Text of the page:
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Denial of Motor Vehicle Defect Petition, DP02-009

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National Highway Traffic Safety Administration (NHTSA), Department of Transportation.


Denial of petition for a defect recall.


This notice sets forth the reasons for the denial of a petition submitted to NHTSA under 49 U.S.C. 30162, requesting that the agency initiate an investigation of model year (MY) 1995 Dodge Dakota vehicles to address an alleged safety-related defect. The petition is identified as DP02-009.

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Mr. Jonathan White, Office of Defects Investigation (ODI), NHTSA, 400 Seventh Street, SW., Washington, DC 20590. Telephone: (202) 366-5226.

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Mr. Edward W. Bailey of Metairie, LA, submitted a petition to NHTSA by letter (undated), requesting that NHTSA initiate a defect investigation of model year (MY) 1995 Dodge Dakota vehicles. The petitioner alleges that the chassis on the passenger side of his vehicle cracked behind the right front wheel, through no fault of his own, which he believes constitutes a safety defect. A review of ODI's database shows that there are nine consumer complaints related to frame cracks on MY 1995-96 Dodge Dakota vehicles (hereinafter referred to as the subject vehicles), not including the petitioner's complaint. No similar complaints were found in the three model years (1992, 1993, 1994) prior to the subject vehicle model years, and no complaints were found in any model years after the subject vehicles. None of the complaints reported loss of control, crashes, injuries, or fatalities. Furthermore, a similar review of consumer complaints of frame cracks on vehicles that are peers of the subject vehicles also shows no reports of loss of control, crashes, injuries or fatalities. Most of the complainants who own or owned the subject vehicles were contacted to confirm the reported information and obtain additional information. The average mileage at failure of the frame on the subject vehicles was reported by consumers to be approximately 93,000.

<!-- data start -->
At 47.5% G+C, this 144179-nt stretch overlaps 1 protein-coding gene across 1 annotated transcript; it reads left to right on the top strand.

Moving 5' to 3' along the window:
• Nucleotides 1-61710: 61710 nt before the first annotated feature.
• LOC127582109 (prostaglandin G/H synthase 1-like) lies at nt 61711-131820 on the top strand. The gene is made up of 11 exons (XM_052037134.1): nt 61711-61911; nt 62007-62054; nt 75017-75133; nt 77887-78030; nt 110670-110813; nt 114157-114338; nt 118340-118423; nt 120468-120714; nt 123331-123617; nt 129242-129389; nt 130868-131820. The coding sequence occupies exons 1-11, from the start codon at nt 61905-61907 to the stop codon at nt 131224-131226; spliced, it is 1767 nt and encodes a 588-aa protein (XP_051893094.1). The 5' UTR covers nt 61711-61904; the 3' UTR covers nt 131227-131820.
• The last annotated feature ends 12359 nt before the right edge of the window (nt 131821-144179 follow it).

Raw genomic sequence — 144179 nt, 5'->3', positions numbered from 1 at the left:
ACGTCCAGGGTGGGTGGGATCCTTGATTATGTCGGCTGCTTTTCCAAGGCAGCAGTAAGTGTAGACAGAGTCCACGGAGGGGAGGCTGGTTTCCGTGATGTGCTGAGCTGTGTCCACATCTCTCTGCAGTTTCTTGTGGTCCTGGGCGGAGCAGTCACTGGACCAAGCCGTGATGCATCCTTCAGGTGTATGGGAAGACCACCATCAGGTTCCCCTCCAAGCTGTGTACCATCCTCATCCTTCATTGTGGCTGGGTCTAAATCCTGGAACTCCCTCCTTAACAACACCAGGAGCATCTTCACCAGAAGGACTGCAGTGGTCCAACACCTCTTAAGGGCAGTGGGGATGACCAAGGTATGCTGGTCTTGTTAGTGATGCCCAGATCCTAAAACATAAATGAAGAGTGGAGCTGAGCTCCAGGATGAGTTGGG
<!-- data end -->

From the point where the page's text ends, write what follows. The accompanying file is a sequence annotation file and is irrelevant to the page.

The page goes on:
After review and analysis of all the available information, it does not appear that cracking of the frame in the subject vehicles at the rate reported constitutes a defect in vehicles that average 93,000 miles. This is especially true given that there have been no reported crashes, injuries, or deaths. Therefore, we do not believe that an investigation would result in the identification of a potential safety-related defect and this petition is denied.

In view of the foregoing, it is unlikely that NHTSA would issue an order for the notification and remedy of an alleged safety-related defect, as defined by the petitioner, in the subject vehicles at the conclusion of an investigation. Therefore, in view of the need to allocate and prioritize NHTSA's limited resources to best accomplish the agency's safety mission, the petition is denied.

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Authority: 49 U.S.C. 30162(d); delegations of authority at CFR 1.50 and 501.8.

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Issued on: December 22, 2002.

Kenneth N. Weinstein,

Associate Administrator for Enforcement.

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[FR Doc. 03-209 Filed 1-3-03; 8:45 am]